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REF Blog

A Decade of Constraint Payments

2019 was the tenth year in which British wind farms have received constraint payments to reduce their output because of electricity grid congestion. There has been a total of £649 million paid out over the decade for discarding 8.7 TWh of electricity. To put this in context, this quantity of energy would be sufficient to provide 90% of all Scottish households with electricity for a year.

Because of a rapid growth in wind farms, particularly in Scotland, the total paid has tended to increase year on year in spite of grid reinforcements and new grid lines such as the £1 billion Western Link from Hunterston to Deeside, which was built specifically to export wind power from Scotland to English and Welsh consumers. Figure 1. displays this trend, showing payments rising from £174,000 in 2010 to a new record cost of more than £139 million. The quantity of electricity discarded in 2019 was also a new record at 1.9 TWh.


Gordonbush Wind Farm Extension: Environmental and Economic Downsides

The Scottish Government has recently approved increases in turbine heights – now set to reach 150 metres (490 feet) to blade tip – at the extension to the Gordonbush wind farm in the far north of Scotland, near Brora in Sutherland. The approval brings many significant public interest questions into the spotlight.


Constraint Payments to Hornsea Offshore Wind

Introduction: Inertia and Frequency
There is much talk about the importance of "energy storage" to enable the adoption of renewables. It is often forgotten in such discussions that the conventional electricity system, of fossil fuelled and nuclear power stations, already has a large storage component built into it. This energy store is found in the rotating mass of the turbine shafts in the generators, and also, to a lesser extent, in the rotating mass of the large electric motors used by some electricity consumers. The rate at which the shafts of those generators, and synchronised motors, are turning is determined by the chosen electricity System Frequency, which in the UK is 50 Hz, or 50 revolutions a second, 3,000 rpm. In almost exactly the same way that a gyroscope has stability and resists attempts to move it due to the energy stored as kinetic energy in its rapidly turning wheel, the synchronised rotations of the electricity generators deliver system "inertia" making it robust against accidents and other surprises, for example an unforecast increase in electricity demand, a grid line failure or the loss of one or more power stations. The energy stored in the spinning mass of the turbines can be drawn down very briefly to buffer the shock and allow time for other generators to increase their output to address the shortfall. In that event, the frequency of the system falls as all the generators slow down due to loss of energy.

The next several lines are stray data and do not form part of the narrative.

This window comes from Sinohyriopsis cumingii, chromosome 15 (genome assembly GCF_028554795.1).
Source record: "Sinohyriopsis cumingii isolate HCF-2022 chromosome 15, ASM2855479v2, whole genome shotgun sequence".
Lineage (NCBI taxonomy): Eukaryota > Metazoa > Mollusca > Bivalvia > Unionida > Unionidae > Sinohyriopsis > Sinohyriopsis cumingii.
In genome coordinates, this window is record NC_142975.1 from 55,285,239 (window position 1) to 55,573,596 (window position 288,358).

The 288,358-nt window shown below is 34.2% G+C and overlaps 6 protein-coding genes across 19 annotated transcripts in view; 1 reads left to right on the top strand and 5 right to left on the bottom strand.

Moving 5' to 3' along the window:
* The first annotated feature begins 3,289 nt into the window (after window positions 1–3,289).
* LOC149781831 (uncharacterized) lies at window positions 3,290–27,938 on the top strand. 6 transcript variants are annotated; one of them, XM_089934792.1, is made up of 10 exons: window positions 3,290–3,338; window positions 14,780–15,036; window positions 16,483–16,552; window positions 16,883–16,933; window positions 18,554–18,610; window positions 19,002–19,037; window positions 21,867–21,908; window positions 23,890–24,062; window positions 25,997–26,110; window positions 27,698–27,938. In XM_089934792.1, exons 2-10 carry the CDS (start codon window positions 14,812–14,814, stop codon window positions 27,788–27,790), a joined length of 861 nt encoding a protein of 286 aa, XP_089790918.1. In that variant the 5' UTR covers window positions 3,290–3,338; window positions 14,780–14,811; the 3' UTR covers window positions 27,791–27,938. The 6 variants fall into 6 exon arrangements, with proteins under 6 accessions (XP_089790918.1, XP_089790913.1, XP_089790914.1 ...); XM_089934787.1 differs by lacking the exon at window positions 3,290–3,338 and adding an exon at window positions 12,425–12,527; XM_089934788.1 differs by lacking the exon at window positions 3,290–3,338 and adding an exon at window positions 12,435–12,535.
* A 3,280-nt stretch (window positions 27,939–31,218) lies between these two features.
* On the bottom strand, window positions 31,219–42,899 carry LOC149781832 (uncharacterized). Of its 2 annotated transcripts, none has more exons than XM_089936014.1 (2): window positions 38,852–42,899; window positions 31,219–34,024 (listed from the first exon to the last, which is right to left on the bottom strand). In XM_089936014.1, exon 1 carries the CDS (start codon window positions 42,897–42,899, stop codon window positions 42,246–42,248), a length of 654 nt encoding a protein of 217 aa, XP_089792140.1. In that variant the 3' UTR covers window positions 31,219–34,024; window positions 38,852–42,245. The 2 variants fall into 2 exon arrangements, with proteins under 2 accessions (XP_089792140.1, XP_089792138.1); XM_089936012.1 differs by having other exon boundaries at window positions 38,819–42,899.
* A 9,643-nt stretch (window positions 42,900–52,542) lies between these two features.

Unfortunately, not all generators are capable of operating in this synchronised fashion, and these generators do not contribute to inertia. Solar photovoltaics, for example, have no rotating parts, and wind turbines do not have sufficient mass in their generator shafts to contribute significantly to inertia. Consequently, these generators operate asynchronously, as do the electricity interconnectors with the networks of other countries.

As the proportion of renewable generation and the increased reliance on interconnectors has grown in the UK, the average inertia of the system at any moment has declined, meaning that the system would be less resilient in the face of an accident unless compensating measures were taken, for example the addition of asynchronous compensators (effectively flywheels), generation capable of a very rapid response, such as pumped storage hydropower, or other energy storage devices such as batteries.

It has been assumed hitherto that the UK System Operator, National Grid ESO, was taking adequate steps to ensure that declining inertia was not a threat. However, the load shedding causing local blackouts over the United Kingdom on the afternoon of the 9th of August this year, has put National Grid's management of the system under the spotlight, raising many questions.


Western Link Outages Increase Consumer Costs for Scottish Wind Farms

REF wind farm constraint payment data was used on 12th of April 2019, in a Financial Times report on the most recent fault and outage at the new Western Link interconnector. In this post we explore some of the implications of the outage and offer some comments on its probable causes.

A renewable electricity policy based on wind and solar is a grid expansion policy; you can’t have a large fleet of uncontrollably fluctuating renewables in distributed and often remote locations without a cat's cradle of network to connect them and facilitate inter-regional and international exports and imports necessary as part of the demanding system balancing measures required of the System Operator. This fundamental association between wind turbines and wires has been clear for well over a decade, certainly since the now classic warnings of the Eon-Netz wind reports of 2004 and 2005.

But cables, whether subsea, underground, or in the air, are expensive, and add significantly to consumer costs. The Western Link interconnector, 2.25 GW High Voltage Direct Current cable consisting of 385km of subsea cable and 33km of onshore cabling, running from Hunterston in Scotland to Deeside in Wales, required a capital expenditure of somewhat over £1 billion.